What your age means for your sustainability choices

 

When honing your sustainability hustle, it is important to bear in mind whom you are targeting and when they were born. The environment within which they grew up hugely influences their take on sustainability.*

 

Take Gen Z – they have grown up in a world of conflict, political change, economic crisis, and increased awareness of environmental and social issues.  Many hold the generations preceding them culpable for the state of the world as it is today, and firmly believe that change is needed, and that they need to make responsible choices. The sustainability agenda is broad for them. So whether it’s using Ecosia as their search engine (which helps to plant trees) or moving to zero waste personal care brands like Ethique, when making sustainable choices, they want to choose brands that are proactive, and have a measurable impact. You need to talk to them in hard facts and figures, no greenwashing. For them sustainable brands must provide numbers, proof points and innovation that solves problems.

 

Let’s move on to young Millennials.  Aged 25-35, their focus is turning inwards as they begin to settle down, make home, build families, strive ahead in their careers. Their sustainability narrative is about participation in doing the right thing and embracing it as part of their lifestyle. Whether it’s choosing an ethical nut butter like Pip and Nut with a passion-led founder story behind it, or shopping from H&M Conscious to mitigate their impact, they are looking for bigger picture purpose led brands that rethink manufacturing and processes to become more sustainable.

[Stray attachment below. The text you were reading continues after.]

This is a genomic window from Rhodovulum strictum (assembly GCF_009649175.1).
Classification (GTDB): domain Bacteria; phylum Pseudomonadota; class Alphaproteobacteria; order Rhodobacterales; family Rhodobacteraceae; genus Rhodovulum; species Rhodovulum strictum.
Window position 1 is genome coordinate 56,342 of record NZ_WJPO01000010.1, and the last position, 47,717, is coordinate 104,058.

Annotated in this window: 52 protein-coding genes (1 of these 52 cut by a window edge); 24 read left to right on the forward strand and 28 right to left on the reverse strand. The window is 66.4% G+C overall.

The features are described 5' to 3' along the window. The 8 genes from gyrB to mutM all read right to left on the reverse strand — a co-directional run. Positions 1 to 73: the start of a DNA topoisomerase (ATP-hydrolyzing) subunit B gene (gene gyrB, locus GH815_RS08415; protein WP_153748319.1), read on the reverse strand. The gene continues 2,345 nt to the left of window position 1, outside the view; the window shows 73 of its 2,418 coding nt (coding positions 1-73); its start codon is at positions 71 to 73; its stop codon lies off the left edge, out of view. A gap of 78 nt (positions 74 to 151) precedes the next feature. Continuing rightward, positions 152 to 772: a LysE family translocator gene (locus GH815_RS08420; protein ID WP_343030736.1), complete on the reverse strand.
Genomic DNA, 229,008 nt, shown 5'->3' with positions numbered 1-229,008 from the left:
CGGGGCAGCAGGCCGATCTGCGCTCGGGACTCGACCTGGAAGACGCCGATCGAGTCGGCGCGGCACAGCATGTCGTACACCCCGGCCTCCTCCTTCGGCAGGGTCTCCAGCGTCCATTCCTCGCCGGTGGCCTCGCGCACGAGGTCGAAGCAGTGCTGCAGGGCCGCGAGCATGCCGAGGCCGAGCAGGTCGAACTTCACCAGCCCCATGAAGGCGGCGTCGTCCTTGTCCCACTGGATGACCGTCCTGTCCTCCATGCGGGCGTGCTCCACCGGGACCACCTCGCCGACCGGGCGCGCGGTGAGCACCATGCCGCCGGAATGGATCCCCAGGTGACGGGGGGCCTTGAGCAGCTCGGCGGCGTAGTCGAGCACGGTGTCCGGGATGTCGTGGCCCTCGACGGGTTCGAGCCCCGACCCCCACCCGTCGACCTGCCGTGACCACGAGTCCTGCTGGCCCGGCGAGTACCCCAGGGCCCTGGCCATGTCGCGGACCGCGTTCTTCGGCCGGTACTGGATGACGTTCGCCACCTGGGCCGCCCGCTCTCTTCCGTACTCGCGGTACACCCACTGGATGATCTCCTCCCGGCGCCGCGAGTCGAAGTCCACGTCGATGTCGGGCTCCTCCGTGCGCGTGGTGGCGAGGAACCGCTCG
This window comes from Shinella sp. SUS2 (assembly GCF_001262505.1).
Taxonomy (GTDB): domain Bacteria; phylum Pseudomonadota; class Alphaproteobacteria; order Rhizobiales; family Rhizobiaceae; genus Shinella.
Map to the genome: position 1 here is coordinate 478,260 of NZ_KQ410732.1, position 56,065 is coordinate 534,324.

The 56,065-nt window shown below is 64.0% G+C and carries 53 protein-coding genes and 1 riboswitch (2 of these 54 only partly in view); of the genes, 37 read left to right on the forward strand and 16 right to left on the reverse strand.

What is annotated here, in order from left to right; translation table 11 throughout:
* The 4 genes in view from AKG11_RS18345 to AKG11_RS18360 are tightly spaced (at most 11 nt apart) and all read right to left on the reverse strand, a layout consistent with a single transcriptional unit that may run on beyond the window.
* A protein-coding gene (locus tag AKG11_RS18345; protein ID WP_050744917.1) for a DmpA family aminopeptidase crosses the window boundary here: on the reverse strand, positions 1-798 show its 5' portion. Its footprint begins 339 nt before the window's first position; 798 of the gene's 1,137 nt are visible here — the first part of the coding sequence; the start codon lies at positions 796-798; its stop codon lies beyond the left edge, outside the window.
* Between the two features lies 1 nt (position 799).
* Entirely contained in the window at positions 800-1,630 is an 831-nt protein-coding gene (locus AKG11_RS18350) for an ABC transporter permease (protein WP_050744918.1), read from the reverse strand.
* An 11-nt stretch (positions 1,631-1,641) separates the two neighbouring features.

Finally, let’s take a look at those older Millennials and younger Gen X (35-45).  Having grown up in a world of fast-consumerism, but now educated by Seaspiracy, David Attenborough and their kids, they are aware of the big picture issues around biodiversity, plastics and climate change.  They want to forge a better future for their kids but are often time- and budget-poor. They admit to being full of contradictions such as parking their gas-guzzling SUV to pick-up free-range eggs, or nipping into the supermarket to buy cheap clothes for their holidays. For many, they want brands to help them minimise their impact on people and planet. They may go off the rails from time to time, so any helping hand that can be given to make choices easier are appreciated. They like it when they see brands that have grown up with like McDonalds making better choices by removing plastics from their Happy Meals.

 

*Health warning – this article shows generational differences as opposed to segmenting people on their attitudes to sustainability or how sustainability-forward they are, and does not refer to the LOHAS (lifestyle of health and sustainability) as coined by Paul Ray for example.